Eric Hoskins resigns as Ontario's health minister and MPP for St. Paul's
The Canadian Press
Published Monday, February 26, 2018 4:35PM EST
Last Updated Monday, February 26, 2018 6:34PM EST
TORONTO -- Ontario's health minister resigned abruptly Monday, making him the fourth high-profile Liberal to step down just months ahead of a provincial election.
Eric Hoskins, who has been a member of provincial parliament for eight years, said in a statement his resignation as minister and a Liberal legislator representing a Toronto riding is effective immediately.
Hoskins gave no reason for his departure, but said he will continue to work on building the health-care system for all Canadians. A source said Hoskins is leaving for a senior federal position related to health care.
While Hoskins was health minister, the Liberals introduced a pharmacare plan that covers 4,400 medications for people under 25. The plan, which was a key plank of last year's provincial budget, took effect in January.
Ontario Premier Kathleen Wynne thanked Hoskins for his work and announced that Helena Jaczek will take over as Ontario's health minister. Michael Coteau will take over Jazcek's former role of Minister of Community and Social Services and maintain his role as Minister of Children and Youth Services.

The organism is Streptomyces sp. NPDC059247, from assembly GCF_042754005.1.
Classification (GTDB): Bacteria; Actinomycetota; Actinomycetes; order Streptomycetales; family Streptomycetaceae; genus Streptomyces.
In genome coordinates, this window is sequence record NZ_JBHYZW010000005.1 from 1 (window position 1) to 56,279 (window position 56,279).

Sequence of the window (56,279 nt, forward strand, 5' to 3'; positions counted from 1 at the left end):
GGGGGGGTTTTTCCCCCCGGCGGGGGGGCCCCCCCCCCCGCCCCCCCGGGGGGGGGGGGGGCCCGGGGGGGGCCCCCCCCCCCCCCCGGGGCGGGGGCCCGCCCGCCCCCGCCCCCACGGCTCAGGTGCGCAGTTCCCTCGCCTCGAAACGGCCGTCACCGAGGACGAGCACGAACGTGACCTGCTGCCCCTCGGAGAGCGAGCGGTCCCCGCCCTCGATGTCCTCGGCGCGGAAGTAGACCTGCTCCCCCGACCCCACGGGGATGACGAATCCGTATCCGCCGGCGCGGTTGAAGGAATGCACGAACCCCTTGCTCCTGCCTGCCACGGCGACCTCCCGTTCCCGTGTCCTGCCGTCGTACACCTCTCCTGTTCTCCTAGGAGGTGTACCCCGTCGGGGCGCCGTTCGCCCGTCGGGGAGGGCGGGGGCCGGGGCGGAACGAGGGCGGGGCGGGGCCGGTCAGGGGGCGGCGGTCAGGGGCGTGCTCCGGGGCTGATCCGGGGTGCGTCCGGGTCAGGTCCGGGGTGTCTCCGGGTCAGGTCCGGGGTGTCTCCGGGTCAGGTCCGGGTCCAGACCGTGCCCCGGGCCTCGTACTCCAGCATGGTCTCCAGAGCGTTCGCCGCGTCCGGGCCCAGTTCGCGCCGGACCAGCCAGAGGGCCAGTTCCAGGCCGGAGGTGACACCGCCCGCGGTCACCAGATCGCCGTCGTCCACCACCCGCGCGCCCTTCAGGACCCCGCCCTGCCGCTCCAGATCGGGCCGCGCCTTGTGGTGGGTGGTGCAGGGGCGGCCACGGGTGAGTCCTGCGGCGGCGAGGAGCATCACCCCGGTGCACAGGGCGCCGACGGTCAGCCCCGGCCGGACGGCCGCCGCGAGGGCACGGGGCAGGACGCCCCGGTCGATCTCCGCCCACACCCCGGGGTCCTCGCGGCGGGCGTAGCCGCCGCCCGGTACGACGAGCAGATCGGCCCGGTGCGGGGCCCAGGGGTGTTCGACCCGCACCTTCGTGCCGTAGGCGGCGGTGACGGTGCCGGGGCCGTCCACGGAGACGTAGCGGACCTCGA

The move comes roughly a month after Wynne shuffled several senior portfolios in her cabinet to prepare for the departure of three ministers who announced they would not run in the June election.
Mitzie Hunter, who previously served as education minister, took over the advanced education portfolio from Deb Matthews.
Eleanor McMahon, the former minister of tourism, culture and sport, replaced Liz Sandals as Treasury Board president. And Steven Del Duca, who previously served as transportation minister, stepped in as minister of economic development, a post left vacant by Brad Duguid.
Matthews, Sandals and Duguid have since been appointed as parliamentary assistants to the premier or various ministers.
Many of the ministers involved in the shuffle represented ridings in the Greater Toronto Area, which will be a key battleground in the election.